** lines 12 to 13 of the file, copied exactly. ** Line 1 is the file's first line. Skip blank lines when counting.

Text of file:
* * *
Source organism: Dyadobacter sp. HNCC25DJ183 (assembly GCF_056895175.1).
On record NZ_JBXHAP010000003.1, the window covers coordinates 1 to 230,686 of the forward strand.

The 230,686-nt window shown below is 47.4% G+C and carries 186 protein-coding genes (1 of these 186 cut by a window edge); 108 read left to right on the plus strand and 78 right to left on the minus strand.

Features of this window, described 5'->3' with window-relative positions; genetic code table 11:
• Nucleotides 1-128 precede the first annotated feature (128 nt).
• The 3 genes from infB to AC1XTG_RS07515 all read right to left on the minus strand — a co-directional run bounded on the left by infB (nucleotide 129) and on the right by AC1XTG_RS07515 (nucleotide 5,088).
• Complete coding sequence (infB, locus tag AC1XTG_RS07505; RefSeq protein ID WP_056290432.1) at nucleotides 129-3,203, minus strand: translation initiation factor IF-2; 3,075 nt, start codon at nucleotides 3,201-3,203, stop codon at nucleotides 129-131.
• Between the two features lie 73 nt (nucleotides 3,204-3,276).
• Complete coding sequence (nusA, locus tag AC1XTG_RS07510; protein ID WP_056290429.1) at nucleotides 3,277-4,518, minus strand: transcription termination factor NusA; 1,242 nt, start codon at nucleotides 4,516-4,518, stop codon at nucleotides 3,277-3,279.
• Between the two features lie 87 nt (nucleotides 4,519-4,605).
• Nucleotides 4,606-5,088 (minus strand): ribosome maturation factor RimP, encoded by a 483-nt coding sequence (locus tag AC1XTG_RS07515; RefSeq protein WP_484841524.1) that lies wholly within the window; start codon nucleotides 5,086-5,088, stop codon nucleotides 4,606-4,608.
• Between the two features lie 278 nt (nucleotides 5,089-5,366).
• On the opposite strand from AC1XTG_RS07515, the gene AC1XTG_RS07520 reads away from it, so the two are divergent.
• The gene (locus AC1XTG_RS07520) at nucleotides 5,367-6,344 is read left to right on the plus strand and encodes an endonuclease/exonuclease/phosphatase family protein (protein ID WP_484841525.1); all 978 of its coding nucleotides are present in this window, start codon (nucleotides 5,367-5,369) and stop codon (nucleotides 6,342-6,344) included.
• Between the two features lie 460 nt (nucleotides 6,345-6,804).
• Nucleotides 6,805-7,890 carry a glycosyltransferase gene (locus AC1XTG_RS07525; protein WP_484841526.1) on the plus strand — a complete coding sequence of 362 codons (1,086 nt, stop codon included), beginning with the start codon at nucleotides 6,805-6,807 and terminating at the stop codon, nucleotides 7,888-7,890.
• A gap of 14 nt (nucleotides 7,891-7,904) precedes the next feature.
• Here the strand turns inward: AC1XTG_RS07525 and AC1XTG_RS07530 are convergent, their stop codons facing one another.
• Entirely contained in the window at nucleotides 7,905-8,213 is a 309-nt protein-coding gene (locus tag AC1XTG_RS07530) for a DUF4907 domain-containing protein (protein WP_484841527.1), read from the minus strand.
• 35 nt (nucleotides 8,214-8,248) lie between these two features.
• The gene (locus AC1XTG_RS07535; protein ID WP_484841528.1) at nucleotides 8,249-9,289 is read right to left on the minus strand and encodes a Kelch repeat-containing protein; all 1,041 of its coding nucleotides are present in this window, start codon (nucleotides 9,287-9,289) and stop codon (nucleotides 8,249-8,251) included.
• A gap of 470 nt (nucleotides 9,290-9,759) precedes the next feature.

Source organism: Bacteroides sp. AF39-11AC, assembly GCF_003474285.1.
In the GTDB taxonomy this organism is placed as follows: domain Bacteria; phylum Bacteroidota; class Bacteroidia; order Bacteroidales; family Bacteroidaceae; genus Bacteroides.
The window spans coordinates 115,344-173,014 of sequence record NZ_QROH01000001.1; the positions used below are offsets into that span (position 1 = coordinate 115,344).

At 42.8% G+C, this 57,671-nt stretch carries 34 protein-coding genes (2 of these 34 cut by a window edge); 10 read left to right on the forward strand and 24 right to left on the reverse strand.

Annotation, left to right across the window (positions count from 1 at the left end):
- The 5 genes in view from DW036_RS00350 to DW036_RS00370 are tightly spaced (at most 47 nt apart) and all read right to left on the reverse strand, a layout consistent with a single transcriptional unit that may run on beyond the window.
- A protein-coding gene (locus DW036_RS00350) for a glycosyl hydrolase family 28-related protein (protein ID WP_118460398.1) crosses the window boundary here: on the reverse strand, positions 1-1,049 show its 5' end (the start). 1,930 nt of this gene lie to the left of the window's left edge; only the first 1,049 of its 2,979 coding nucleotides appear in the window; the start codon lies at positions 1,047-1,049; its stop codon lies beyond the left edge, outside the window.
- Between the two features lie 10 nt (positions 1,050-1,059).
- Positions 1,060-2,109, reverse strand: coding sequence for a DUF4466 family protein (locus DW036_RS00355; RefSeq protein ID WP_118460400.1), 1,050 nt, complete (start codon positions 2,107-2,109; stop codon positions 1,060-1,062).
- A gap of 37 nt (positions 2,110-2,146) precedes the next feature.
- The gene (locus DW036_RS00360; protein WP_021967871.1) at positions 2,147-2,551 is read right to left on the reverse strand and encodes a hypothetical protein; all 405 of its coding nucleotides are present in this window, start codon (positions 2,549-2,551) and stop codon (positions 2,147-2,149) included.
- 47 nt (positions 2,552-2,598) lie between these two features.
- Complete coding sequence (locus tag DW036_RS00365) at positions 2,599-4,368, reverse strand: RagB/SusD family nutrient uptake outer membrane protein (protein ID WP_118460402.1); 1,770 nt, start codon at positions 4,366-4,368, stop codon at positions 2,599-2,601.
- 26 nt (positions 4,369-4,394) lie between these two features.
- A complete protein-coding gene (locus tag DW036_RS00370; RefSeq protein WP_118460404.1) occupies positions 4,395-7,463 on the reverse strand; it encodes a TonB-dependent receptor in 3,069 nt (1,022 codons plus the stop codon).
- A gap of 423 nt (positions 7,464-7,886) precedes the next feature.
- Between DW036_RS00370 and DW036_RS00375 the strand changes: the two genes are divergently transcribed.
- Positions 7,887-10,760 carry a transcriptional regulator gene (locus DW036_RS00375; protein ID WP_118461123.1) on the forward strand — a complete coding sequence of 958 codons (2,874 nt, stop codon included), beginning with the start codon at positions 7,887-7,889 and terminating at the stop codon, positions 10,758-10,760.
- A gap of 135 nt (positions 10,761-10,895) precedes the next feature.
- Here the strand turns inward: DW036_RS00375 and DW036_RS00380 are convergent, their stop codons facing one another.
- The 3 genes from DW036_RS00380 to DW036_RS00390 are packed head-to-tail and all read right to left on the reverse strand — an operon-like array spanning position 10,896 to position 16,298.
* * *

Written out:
• Between the two features lie 278 nt (nucleotides 5,089-5,366).
• On the opposite strand from AC1XTG_RS07515, the gene AC1XTG_RS07520 reads away from it, so the two are divergent.